Are Expensive Supplements A Rip-off?

Many people today, even in church lobbies, are selling high-priced nutritional supplements through network marketing schemes.Natural and man-made vitamins.

Remember the Bible story of Naaman (I Kings 5)? He was an important man in the Syrian army, and he had leprosy. Every Syrian treatment had failed, including all the alternative methods. But then a little slave girl suggested the prophet of God who lived in Israel, an enemy country. Naaman’s king gave him permission to visit this healer, and sent along fabulous gifts.

Naaman first visited Israel’s king, without any success. When he finally found the prophet, he didn’t get the fancy welcome he expected. Instead, Gehazi (the prophet’s servant) told Naaman to go and bathe in the Jordan River 7 times. Insulted and angry, Naaman headed home. Then his servants convinced him to give the prescribed treatment a chance. And his obedience brought a miraculous healing.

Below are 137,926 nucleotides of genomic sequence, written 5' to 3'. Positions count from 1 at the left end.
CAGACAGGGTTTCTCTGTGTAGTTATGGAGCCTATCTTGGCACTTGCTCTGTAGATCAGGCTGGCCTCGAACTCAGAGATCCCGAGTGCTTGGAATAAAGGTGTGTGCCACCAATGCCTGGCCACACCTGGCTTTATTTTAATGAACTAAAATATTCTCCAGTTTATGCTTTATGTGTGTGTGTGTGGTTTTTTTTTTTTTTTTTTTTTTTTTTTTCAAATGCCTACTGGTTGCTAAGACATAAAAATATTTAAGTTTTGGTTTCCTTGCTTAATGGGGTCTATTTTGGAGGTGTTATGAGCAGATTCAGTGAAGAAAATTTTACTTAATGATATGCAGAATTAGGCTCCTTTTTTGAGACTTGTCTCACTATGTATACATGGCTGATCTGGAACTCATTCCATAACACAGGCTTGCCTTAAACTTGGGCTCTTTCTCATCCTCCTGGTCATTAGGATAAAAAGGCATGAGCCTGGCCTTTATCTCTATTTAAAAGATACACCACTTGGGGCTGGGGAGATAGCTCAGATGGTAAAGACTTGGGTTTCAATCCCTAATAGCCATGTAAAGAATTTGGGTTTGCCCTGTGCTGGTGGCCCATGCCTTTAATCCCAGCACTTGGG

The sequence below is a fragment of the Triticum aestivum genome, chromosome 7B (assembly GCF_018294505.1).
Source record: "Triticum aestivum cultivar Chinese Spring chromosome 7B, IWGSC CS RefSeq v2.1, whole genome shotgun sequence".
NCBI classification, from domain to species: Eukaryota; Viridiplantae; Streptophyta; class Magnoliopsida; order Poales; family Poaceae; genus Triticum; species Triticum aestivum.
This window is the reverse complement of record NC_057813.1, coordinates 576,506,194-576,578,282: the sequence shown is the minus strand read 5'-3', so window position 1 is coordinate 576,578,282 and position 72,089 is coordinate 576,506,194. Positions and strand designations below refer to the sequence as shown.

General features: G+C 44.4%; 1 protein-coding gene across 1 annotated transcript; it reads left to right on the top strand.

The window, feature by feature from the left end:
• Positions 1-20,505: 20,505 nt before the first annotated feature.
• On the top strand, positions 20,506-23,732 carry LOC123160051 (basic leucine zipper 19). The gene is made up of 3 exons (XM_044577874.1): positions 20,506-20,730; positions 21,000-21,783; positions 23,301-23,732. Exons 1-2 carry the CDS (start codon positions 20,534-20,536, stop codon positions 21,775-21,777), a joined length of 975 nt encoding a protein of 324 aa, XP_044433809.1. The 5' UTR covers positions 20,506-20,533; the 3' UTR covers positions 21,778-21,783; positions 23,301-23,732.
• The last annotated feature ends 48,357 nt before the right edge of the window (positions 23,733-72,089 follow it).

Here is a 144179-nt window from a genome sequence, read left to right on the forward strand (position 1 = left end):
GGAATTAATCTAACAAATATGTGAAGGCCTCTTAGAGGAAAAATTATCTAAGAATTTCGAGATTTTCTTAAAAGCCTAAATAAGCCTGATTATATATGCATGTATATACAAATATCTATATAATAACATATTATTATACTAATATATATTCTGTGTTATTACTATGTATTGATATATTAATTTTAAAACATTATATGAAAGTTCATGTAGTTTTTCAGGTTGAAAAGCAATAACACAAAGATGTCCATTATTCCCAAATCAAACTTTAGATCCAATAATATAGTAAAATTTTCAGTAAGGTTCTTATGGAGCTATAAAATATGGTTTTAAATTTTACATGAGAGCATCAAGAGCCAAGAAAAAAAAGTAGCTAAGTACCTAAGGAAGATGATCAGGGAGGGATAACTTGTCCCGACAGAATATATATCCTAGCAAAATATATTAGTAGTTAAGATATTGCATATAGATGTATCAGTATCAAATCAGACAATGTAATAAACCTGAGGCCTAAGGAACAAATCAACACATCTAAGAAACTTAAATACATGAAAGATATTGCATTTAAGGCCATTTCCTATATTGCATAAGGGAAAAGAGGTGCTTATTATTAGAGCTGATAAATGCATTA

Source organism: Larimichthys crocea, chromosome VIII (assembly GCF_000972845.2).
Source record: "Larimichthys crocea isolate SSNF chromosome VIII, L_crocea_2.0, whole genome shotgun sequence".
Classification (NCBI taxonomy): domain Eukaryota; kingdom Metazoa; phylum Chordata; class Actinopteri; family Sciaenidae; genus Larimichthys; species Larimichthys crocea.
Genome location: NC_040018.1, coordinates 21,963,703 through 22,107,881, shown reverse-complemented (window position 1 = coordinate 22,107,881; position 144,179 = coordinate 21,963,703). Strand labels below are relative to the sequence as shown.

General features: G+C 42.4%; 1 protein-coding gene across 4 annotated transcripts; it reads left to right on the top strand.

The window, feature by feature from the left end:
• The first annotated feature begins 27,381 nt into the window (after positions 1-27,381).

If the prophet had offered Naaman an elixir for healing (the equivalent of today’s pills or capsules), he would have eagerly offered all his wealthy gifts in payment. But instead of buying healing, God wanted Naaman to show a little faith and obedience to His instructions. “…it was only through following the specific directions of the prophet that he could find healing. Willing obedience alone would bring the desired result.” (Prophets & Kings, 249)

But God’s faithful prophet had a greedy servant. He saw a chance to exploit the sick in exchange for wealth. He could not stand to see all Naaman’s money go back to Syria! So he found a way to trick the prophet while convincing Naaman to leave some of his riches behind.

People who exploit others’ fear of illness or desire for health by selling overpriced and unnecessary supplements are often acting similar to Gehazi. Often, the urgent push to buy supplements is based on a mixture of truth, pseudoscience, myth and misrepresentation. But people’s fear makes them willing to buy, providing a good living for the sellers. And instead of teaching people how to live more wholistically healthy lives, the sellers merely reap a financial benefit.

(This article is the first in a short series on this topic. View: <Previous  Next>)